While on Vacation

Your software is updated, your data is backed up, and you’ve managed your privacy and location settings. Now that you’re relaxing on that beach or checking out that museum, there are just a few other precautions you should take.

Beware Public Wifi

Using public Wi-Fi to avoid roaming charges may be tempting. However, public Wi-Fi in coffee shops, airports, hotels, restaurants, and other places poses two significant problems. First, you can’t be sure that you are actually using public Wi-Fi and not that of a hacker sitting near you who is stealing your information through a Wi-Fi system he or she has set up. Second, even if you are using a legitimate Wi-Fi system, that system may well have been hacked, enabling an identity thief to get access to your phone or laptop. The following tips can help protect you:

  • Make sure your device is equipped with the most up-to-date security software.
  • Turn off your Wi-Fi and Bluetooth connections when you are not using them. When turned on these services are always looking for nearby networks to connect to without your even being aware of it.  In addition, turning off your Wi-Fi and Bluetooth connections will prolong your battery life.
  • Use encryption software so that your communications are encoded.
  • Use a Virtual Private Network (VPN), which enables you to send communications through a separate and secure private network even when you are on a public network.

Keep Your Phone and Laptop Safe

Your back pocket is the worst place to carry your phone, although many people do so. Keep your phone in a zippered pocket in your purse or in your front pocket.  Don’t leave your phone or laptop in your hotel room unattended.  Lock it up.  Don’t leave your phone in plain view in your car even if your car is locked.  If you leave it in your car, lock it in your trunk.  Don’t leave your phone in front of you at a restaurant table.  It is both rude and an invitation to a thief with grabbing hands.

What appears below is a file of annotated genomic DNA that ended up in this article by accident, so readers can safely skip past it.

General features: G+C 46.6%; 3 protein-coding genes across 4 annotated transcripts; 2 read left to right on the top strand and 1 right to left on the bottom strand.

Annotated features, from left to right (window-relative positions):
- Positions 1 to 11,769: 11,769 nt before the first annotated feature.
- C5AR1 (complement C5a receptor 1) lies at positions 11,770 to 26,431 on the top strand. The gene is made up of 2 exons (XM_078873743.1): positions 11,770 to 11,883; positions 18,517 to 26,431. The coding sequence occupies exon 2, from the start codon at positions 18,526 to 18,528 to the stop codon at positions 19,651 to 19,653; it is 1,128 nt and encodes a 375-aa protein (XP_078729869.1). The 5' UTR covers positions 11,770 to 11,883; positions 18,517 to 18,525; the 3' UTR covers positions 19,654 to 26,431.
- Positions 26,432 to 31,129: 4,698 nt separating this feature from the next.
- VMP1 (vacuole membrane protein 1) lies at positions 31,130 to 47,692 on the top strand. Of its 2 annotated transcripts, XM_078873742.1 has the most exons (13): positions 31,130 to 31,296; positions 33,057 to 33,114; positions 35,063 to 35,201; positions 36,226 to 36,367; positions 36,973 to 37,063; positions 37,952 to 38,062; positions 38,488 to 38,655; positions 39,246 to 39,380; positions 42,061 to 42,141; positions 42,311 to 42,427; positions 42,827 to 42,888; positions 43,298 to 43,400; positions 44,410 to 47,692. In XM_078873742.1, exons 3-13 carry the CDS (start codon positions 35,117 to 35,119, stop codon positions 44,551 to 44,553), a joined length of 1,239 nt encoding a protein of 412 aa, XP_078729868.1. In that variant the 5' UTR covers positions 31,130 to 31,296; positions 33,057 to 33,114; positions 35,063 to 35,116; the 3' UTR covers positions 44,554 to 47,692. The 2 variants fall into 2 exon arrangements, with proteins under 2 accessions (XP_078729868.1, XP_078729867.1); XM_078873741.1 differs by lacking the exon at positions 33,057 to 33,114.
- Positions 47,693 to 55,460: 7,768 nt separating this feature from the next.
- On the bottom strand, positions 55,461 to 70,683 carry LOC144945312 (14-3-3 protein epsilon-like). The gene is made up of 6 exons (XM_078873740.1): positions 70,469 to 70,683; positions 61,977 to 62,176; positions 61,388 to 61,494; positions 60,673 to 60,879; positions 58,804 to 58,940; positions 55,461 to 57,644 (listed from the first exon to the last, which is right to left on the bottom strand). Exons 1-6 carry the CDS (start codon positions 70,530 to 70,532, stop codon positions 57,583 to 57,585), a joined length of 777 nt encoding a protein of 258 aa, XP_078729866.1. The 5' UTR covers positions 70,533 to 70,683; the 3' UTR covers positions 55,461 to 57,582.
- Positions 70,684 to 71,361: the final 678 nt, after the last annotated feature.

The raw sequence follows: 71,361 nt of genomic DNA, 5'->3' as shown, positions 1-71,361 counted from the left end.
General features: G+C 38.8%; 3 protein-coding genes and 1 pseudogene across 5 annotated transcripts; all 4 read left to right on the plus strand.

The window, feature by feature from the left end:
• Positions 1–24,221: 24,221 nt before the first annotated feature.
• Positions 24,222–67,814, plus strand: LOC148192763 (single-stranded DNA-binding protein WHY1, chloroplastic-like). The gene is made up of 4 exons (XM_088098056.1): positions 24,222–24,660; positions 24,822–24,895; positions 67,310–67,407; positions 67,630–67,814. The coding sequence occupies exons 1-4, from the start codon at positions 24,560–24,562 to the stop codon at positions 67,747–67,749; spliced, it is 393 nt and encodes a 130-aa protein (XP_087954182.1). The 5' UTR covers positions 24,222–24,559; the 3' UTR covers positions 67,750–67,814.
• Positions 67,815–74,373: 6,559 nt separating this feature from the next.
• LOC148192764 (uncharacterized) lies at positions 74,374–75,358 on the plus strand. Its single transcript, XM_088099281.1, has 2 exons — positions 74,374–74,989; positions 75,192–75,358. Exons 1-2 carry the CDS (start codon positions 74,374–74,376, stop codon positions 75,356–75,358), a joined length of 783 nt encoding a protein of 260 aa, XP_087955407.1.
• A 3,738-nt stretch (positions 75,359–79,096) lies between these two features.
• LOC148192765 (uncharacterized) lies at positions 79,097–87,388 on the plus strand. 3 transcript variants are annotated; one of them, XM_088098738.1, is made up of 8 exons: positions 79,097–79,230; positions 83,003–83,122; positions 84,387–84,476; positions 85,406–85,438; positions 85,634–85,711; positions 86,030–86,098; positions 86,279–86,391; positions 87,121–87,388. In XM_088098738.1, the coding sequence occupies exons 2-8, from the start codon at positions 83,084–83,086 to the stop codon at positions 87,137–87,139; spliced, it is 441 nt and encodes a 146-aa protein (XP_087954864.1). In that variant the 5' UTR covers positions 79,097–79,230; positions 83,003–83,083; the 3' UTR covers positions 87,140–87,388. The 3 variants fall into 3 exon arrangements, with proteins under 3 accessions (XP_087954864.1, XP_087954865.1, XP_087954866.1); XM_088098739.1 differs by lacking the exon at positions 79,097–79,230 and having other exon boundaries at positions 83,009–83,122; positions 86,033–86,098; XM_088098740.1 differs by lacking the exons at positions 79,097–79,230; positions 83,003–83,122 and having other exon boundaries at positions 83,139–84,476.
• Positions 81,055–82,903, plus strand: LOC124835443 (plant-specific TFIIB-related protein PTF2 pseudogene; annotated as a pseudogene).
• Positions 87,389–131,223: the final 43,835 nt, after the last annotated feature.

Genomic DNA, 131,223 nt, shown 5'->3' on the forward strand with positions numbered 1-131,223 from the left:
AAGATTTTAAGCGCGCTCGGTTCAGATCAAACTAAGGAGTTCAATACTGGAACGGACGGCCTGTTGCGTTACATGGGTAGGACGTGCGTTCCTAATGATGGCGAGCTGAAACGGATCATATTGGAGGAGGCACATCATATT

How to Deal with Stolen Cellphones and Laptops

If your cellphone or laptop is stolen, the data on your device may be accessed by the thief and used to make you a victim of identity theft. If you followed the steps from part 1 of this article, and your device is locked with a password and the storage unit is encrypted, the thief will have a harder time gaining access to your data.

If your phone is lost or stolen, you should immediately contact your wireless provider to have them disable the SIM card in your phone so that your phone cannot be used by someone else. As I wrote in last month’s column, you should have already set up a PIN with your cell phone service carrier to use when you change your SIM card  to protect yourself from SIM swapping. You can also try to remotely wipe your data using the Find My iPhone or Find My Device app mentioned above. File a report with the local police. This is particularly important if you have insurance coverage on your phone that will pay for a replacement phone.